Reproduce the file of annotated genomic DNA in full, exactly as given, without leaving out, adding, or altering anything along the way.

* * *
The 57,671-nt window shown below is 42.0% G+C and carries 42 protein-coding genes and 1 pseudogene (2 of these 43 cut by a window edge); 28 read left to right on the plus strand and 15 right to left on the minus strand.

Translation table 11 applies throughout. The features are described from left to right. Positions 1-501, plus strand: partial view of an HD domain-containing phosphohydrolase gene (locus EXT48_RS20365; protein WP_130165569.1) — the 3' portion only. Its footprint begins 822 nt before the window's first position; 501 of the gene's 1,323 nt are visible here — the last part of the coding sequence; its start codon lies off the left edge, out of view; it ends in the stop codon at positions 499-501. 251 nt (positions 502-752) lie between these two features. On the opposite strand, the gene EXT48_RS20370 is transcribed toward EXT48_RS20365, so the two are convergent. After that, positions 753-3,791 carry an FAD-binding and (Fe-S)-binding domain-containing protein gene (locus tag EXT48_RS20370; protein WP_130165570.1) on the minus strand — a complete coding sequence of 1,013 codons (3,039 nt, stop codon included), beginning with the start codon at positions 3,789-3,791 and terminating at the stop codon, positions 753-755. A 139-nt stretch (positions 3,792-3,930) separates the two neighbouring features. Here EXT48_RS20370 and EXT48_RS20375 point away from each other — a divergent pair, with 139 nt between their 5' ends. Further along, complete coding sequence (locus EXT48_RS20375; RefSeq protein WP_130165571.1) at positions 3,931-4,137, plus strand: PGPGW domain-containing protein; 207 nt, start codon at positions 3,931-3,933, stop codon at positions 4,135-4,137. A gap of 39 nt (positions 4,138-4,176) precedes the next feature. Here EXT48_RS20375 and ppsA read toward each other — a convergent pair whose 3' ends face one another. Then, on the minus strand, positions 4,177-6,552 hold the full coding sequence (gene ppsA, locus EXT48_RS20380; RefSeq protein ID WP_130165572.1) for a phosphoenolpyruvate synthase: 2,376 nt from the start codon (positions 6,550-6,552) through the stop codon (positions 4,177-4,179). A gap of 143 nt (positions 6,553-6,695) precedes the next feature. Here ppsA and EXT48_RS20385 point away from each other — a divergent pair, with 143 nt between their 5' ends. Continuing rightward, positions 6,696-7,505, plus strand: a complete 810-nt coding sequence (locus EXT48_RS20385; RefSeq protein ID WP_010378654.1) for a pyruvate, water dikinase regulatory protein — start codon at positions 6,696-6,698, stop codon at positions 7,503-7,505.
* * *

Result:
The 57,671-nt window shown below is 42.0% G+C and carries 42 protein-coding genes and 1 pseudogene (2 of these 43 cut by a window edge); 28 read left to right on the plus strand and 15 right to left on the minus strand.

Translation table 11 applies throughout. The features are described from left to right. Positions 1-501, plus strand: partial view of an HD domain-containing phosphohydrolase gene (locus EXT48_RS20365; protein WP_130165569.1) — the 3' portion only. Its footprint begins 822 nt before the window's first position; 501 of the gene's 1,323 nt are visible here — the last part of the coding sequence; its start codon lies off the left edge, out of view; it ends in the stop codon at positions 499-501. 251 nt (positions 502-752) lie between these two features. On the opposite strand, the gene EXT48_RS20370 is transcribed toward EXT48_RS20365, so the two are convergent. After that, positions 753-3,791 carry an FAD-binding and (Fe-S)-binding domain-containing protein gene (locus tag EXT48_RS20370; protein WP_130165570.1) on the minus strand — a complete coding sequence of 1,013 codons (3,039 nt, stop codon included), beginning with the start codon at positions 3,789-3,791 and terminating at the stop codon, positions 753-755. A 139-nt stretch (positions 3,792-3,930) separates the two neighbouring features. Here EXT48_RS20370 and EXT48_RS20375 point away from each other — a divergent pair, with 139 nt between their 5' ends. Further along, complete coding sequence (locus EXT48_RS20375; RefSeq protein WP_130165571.1) at positions 3,931-4,137, plus strand: PGPGW domain-containing protein; 207 nt, start codon at positions 3,931-3,933, stop codon at positions 4,135-4,137. A gap of 39 nt (positions 4,138-4,176) precedes the next feature. Here EXT48_RS20375 and ppsA read toward each other — a convergent pair whose 3' ends face one another. Then, on the minus strand, positions 4,177-6,552 hold the full coding sequence (gene ppsA, locus EXT48_RS20380; RefSeq protein ID WP_130165572.1) for a phosphoenolpyruvate synthase: 2,376 nt from the start codon (positions 6,550-6,552) through the stop codon (positions 4,177-4,179). A gap of 143 nt (positions 6,553-6,695) precedes the next feature. Here ppsA and EXT48_RS20385 point away from each other — a divergent pair, with 143 nt between their 5' ends. Continuing rightward, positions 6,696-7,505, plus strand: a complete 810-nt coding sequence (locus EXT48_RS20385; RefSeq protein ID WP_010378654.1) for a pyruvate, water dikinase regulatory protein — start codon at positions 6,696-6,698, stop codon at positions 7,503-7,505.